The newspapers made this invention front-page news – some called it radio with pictures, like the Boston Post headline “See Over Radio for First Time.”
An eyewitness to the showing who retired from the GE in 1960 explained to the news that the little box looked like a little man sitting, smoking a cigarette and a bunch of X’s from a typewriter.
A huge success happened on May 10, 1928 when television went live with regular programs scheduled twice a day, three days a week. This was when the first televised newscast took place. The Station Manager’s name, Kolin Gager, read the weather and farm reports – two days later a news release on May 12th that station WGY (WRGB) will broadcast programs three days a week.
The Federal Government gave Alexanderson and GE their first name – it was called W2XB. Never adapting to the name and always known as WGY – even today – and WRGB television, today – Channel 6 – still running strongly – in Schenectady N.Y. which began the firsts in the industry – and the sad thing is – credit has never been given where credit is due.
If you ever look for a job at WRBG – you still hear – we take from WGY – go see them first.
One memory of WRGB must be on August 22, 1928 when they televised live from the Capitol in Albany NY the acceptance of Governor Al Smith. The station had four television sets ready, the cameramen could see the picture clearly – but then came the rain, and everything had to come down. The equipment was moved inside and some bright lights (arc lights) ruined the sharp picture.
Well, the cities people weren’t excited yet – in the city, only four families had televisions, which consisted of three-inch screens. Still WRGB televised the first Drama – a play “The Queens Messenger.” With three cameras – two for the characters and one for the obtaining stage props etc. “The Queens Messenger” was the first step to modern programing.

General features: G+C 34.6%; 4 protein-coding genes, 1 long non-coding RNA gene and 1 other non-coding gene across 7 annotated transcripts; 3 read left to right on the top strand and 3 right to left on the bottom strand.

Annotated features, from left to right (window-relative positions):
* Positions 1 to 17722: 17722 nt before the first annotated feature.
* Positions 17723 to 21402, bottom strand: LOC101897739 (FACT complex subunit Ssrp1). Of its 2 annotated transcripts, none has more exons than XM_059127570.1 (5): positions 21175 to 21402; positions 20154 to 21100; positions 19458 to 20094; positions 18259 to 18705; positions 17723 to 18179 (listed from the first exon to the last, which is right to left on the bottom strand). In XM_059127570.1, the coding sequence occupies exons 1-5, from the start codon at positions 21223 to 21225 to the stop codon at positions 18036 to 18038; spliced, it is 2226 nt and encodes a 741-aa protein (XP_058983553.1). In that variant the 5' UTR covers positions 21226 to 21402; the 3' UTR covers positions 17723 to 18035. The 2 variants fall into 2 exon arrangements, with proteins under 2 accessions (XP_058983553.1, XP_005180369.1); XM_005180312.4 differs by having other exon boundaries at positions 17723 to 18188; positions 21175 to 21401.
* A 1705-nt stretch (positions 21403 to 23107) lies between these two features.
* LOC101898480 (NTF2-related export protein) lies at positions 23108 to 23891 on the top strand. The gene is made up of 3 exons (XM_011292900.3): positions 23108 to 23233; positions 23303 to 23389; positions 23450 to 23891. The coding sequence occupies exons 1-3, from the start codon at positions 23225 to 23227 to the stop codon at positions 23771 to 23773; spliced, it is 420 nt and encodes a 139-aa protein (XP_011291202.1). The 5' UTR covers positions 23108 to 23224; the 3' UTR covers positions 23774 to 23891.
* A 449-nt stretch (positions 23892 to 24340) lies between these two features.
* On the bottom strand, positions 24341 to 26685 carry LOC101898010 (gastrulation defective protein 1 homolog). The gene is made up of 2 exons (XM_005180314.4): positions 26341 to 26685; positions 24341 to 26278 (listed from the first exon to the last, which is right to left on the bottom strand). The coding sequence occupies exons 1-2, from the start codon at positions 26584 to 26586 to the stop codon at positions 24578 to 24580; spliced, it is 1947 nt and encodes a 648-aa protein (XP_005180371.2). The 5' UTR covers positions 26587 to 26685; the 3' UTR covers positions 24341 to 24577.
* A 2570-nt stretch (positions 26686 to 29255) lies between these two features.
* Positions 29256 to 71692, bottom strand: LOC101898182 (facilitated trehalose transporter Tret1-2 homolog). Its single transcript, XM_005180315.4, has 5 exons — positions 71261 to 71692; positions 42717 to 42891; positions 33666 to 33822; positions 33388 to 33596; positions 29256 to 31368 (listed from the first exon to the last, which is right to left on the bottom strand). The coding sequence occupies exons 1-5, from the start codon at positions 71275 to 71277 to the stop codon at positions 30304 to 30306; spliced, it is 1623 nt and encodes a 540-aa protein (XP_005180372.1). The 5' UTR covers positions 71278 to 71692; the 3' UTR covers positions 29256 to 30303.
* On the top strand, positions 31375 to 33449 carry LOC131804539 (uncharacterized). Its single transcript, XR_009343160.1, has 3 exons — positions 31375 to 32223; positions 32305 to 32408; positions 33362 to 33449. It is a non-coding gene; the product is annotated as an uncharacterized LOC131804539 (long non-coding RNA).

It may be hard to believe in this day and age but it would not be until the middle thirties when an electronic tube took the place of a scanning disc and the general public saw for the first time in 1939 at the World’s Fair a TV exhibit and became interested in T.V. Now – this attracted the Show Business Community… How many people believed in T.V. with its x’s, they believed in the laboratory – even in the early forties.
Presto – it all changed – Right in Schenectady, N.Y. – but no one ever heard about these great accomplishments although I had heard all my life – and I had a father who wanted to build a museum for those who made vast changes in entertainment.
From November 1939 and Sept. 1944 WRGB would telecast 958 shows in the one and only – first Studio for WRGB – There show were about art, shows for children, dance, plays, educational, fashion shows, game shows, opera, news, public service, puppet shows, features, sports, vaudeville, women’s interest, reviews, variety shows, and many special features – far too many to name. By 1943, WRGB even televised a Ho Down Night for Square Dancing. WRGB has been providing shows longer than any other television station – beginning in 1928.